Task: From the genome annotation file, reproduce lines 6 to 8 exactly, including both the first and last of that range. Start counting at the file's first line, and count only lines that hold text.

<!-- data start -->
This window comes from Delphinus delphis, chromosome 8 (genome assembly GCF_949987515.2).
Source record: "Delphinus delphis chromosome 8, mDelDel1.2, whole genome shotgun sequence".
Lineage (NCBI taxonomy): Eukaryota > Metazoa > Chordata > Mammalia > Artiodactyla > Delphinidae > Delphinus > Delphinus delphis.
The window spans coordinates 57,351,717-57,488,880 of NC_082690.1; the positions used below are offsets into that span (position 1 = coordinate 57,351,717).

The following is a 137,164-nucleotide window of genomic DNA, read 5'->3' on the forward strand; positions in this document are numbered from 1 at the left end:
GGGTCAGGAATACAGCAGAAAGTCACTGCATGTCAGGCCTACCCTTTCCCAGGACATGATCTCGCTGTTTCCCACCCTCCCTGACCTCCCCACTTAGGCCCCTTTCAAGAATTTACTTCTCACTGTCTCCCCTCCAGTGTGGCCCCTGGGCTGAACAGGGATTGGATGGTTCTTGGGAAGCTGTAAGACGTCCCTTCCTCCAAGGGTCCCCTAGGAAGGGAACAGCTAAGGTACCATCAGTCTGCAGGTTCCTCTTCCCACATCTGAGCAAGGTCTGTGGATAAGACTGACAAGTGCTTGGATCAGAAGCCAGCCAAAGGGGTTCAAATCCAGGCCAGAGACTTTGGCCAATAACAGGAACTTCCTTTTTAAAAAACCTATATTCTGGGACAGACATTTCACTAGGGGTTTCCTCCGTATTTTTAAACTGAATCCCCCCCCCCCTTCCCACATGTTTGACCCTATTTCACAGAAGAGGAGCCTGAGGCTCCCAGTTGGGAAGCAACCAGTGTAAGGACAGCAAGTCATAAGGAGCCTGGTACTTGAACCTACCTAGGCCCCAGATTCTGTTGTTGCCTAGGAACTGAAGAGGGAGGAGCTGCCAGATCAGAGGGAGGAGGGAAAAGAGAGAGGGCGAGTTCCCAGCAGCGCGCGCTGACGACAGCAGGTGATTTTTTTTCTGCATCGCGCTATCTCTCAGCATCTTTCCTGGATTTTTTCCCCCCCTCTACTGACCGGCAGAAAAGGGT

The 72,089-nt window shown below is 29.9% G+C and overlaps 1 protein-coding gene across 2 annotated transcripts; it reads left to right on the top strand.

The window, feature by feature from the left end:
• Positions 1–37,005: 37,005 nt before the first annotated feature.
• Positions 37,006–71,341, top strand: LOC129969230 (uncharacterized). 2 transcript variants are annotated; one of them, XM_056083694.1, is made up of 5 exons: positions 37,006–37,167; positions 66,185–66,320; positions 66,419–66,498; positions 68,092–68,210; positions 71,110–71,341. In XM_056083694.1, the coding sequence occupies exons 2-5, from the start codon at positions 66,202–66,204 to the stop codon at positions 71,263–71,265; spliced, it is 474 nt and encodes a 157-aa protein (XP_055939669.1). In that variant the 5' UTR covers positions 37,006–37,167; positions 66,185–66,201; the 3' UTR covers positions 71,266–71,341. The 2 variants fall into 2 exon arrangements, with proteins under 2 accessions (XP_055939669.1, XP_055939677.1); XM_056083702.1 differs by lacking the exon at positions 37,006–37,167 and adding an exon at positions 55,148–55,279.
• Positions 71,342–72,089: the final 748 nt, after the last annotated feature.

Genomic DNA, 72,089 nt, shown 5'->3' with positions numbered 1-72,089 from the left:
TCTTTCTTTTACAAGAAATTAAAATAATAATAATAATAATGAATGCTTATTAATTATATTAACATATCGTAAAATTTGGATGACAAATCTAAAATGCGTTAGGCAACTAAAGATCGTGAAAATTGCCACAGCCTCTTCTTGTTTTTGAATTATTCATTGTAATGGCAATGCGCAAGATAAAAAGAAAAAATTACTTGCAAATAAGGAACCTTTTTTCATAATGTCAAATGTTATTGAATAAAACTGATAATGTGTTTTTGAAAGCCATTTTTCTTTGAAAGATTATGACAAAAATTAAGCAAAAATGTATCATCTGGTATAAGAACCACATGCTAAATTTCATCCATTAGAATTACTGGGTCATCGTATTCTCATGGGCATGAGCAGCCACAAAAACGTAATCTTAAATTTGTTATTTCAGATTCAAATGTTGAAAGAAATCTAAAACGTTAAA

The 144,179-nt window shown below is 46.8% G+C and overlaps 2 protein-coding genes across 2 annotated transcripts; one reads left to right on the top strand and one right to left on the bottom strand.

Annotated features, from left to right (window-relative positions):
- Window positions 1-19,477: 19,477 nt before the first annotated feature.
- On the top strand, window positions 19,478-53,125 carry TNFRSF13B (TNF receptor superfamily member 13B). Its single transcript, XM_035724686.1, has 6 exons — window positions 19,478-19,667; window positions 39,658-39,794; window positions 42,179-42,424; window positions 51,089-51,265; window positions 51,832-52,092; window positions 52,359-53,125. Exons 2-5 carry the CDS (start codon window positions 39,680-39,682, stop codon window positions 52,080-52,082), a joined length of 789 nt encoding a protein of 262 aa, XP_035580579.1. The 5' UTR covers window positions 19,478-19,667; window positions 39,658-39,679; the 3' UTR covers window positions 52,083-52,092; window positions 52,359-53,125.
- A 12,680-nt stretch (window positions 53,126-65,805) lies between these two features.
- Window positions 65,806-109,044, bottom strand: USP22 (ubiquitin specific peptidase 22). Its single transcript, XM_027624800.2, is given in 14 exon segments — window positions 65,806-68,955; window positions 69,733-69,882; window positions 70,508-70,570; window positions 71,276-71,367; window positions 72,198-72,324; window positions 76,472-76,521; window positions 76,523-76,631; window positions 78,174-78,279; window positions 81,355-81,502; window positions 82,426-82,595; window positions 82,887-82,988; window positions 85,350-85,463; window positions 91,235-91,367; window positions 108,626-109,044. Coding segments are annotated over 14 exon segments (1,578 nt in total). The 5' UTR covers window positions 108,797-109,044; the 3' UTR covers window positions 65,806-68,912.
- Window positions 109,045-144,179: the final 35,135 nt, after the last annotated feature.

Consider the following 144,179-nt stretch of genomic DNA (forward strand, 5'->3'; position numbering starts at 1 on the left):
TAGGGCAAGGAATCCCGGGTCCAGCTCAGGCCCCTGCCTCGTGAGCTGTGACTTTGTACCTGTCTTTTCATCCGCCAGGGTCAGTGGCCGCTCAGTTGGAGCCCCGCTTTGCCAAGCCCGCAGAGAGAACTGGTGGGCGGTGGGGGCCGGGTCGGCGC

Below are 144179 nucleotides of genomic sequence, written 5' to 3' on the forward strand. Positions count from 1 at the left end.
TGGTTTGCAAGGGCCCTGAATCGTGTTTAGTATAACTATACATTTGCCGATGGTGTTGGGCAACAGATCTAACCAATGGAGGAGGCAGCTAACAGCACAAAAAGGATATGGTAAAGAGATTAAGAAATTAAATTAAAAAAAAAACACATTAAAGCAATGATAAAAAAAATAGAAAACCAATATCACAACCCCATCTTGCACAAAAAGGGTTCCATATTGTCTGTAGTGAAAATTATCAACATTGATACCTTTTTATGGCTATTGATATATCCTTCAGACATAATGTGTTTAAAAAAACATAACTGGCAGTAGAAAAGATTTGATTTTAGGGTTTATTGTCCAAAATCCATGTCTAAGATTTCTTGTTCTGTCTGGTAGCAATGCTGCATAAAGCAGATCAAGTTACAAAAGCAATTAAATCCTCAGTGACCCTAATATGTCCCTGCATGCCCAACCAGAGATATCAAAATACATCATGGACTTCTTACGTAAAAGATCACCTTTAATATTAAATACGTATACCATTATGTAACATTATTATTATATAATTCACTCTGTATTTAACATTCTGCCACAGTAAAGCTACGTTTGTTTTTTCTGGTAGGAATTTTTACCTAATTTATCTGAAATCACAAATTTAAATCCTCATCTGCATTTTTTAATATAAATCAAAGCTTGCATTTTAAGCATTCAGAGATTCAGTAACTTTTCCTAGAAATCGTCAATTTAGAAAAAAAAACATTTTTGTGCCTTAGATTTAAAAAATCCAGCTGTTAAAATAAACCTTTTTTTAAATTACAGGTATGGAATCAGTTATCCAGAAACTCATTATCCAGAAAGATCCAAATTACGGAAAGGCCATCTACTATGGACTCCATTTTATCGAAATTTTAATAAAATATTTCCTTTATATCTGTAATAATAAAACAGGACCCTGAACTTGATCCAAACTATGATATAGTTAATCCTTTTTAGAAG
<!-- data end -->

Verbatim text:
GGGTCAGGAATACAGCAGAAAGTCACTGCATGTCAGGCCTACCCTTTCCCAGGACATGATCTCGCTGTTTCCCACCCTCCCTGACCTCCCCACTTAGGCCCCTTTCAAGAATTTACTTCTCACTGTCTCCCCTCCAGTGTGGCCCCTGGGCTGAACAGGGATTGGATGGTTCTTGGGAAGCTGTAAGACGTCCCTTCCTCCAAGGGTCCCCTAGGAAGGGAACAGCTAAGGTACCATCAGTCTGCAGGTTCCTCTTCCCACATCTGAGCAAGGTCTGTGGATAAGACTGACAAGTGCTTGGATCAGAAGCCAGCCAAAGGGGTTCAAATCCAGGCCAGAGACTTTGGCCAATAACAGGAACTTCCTTTTTAAAAAACCTATATTCTGGGACAGACATTTCACTAGGGGTTTCCTCCGTATTTTTAAACTGAATCCCCCCCCCCCTTCCCACATGTTTGACCCTATTTCACAGAAGAGGAGCCTGAGGCTCCCAGTTGGGAAGCAACCAGTGTAAGGACAGCAAGTCATAAGGAGCCTGGTACTTGAACCTACCTAGGCCCCAGATTCTGTTGTTGCCTAGGAACTGAAGAGGGAGGAGCTGCCAGATCAGAGGGAGGAGGGAAAAGAGAGAGGGCGAGTTCCCAGCAGCGCGCGCTGACGACAGCAGGTGATTTTTTTTCTGCATCGCGCTATCTCTCAGCATCTTTCCTGGATTTTTTCCCCCCCTCTACTGACCGGCAGAAAAGGGT

The 72,089-nt window shown below is 29.9% G+C and overlaps 1 protein-coding gene across 2 annotated transcripts; it reads left to right on the top strand.

The window, feature by feature from the left end: